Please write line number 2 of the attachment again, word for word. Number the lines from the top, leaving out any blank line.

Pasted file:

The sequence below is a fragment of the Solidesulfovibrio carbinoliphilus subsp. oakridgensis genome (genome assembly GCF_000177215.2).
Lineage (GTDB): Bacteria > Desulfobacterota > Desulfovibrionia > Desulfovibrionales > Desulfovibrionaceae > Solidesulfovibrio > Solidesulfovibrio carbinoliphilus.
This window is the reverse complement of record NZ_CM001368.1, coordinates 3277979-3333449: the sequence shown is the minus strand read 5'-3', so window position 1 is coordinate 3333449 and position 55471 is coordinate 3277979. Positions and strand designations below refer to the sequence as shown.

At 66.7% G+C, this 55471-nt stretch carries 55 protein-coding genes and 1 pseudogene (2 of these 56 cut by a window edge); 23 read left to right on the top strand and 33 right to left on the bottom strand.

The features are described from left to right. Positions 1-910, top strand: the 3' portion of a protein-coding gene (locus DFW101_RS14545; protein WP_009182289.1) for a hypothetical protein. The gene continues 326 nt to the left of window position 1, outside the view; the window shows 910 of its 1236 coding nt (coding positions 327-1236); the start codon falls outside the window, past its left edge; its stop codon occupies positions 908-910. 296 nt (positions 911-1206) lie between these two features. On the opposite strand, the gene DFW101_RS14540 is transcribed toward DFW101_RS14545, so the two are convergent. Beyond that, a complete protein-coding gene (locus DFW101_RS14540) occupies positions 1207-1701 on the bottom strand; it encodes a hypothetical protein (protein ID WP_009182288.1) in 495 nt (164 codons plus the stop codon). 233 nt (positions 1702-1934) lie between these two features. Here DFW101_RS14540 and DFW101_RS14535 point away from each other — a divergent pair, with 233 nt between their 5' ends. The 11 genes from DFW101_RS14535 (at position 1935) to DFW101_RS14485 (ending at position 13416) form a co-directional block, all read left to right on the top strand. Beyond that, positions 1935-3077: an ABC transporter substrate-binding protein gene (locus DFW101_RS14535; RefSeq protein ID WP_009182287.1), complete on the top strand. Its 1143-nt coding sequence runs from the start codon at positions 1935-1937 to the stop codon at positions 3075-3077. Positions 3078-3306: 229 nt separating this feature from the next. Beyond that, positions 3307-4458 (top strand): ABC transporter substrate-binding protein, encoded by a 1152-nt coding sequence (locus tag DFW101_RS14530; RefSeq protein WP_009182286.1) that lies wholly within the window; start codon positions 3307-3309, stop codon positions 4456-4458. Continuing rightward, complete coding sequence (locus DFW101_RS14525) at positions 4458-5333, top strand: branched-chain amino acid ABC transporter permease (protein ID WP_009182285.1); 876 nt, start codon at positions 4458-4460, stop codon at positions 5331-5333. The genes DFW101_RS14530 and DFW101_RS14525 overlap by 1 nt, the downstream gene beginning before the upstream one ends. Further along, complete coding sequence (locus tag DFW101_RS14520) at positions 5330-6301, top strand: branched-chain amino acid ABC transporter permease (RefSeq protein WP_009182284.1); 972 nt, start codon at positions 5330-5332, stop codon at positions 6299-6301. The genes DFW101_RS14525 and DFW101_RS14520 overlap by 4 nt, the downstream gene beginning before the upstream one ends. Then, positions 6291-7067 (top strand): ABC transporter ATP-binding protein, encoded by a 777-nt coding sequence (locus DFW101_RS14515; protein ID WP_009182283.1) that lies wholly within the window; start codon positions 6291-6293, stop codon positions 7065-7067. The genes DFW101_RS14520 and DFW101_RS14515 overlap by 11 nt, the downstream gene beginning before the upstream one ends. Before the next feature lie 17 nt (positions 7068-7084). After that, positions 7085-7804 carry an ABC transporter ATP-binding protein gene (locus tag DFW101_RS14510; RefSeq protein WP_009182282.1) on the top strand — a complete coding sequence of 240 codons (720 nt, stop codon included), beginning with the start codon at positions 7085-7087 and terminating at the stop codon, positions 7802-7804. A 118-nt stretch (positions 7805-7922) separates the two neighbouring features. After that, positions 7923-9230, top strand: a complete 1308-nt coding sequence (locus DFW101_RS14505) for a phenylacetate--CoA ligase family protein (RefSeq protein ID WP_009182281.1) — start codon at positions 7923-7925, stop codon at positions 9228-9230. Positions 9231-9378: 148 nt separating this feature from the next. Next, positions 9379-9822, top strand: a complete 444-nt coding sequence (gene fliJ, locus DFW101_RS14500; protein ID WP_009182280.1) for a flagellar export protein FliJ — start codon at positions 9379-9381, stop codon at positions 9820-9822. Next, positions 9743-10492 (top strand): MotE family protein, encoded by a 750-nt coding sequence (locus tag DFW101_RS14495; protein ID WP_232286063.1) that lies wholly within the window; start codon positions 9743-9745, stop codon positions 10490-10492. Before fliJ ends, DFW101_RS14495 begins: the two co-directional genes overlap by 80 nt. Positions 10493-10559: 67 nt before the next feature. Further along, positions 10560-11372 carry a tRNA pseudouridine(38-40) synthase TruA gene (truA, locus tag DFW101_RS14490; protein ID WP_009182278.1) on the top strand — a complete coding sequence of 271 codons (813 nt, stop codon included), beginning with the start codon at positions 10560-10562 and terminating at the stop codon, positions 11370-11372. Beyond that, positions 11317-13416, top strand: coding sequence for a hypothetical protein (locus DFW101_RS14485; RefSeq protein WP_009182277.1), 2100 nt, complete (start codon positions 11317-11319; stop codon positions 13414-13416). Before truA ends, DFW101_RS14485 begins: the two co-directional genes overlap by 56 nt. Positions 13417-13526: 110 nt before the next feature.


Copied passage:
Lineage (GTDB): Bacteria > Desulfobacterota > Desulfovibrionia > Desulfovibrionales > Desulfovibrionaceae > Solidesulfovibrio > Solidesulfovibrio carbinoliphilus.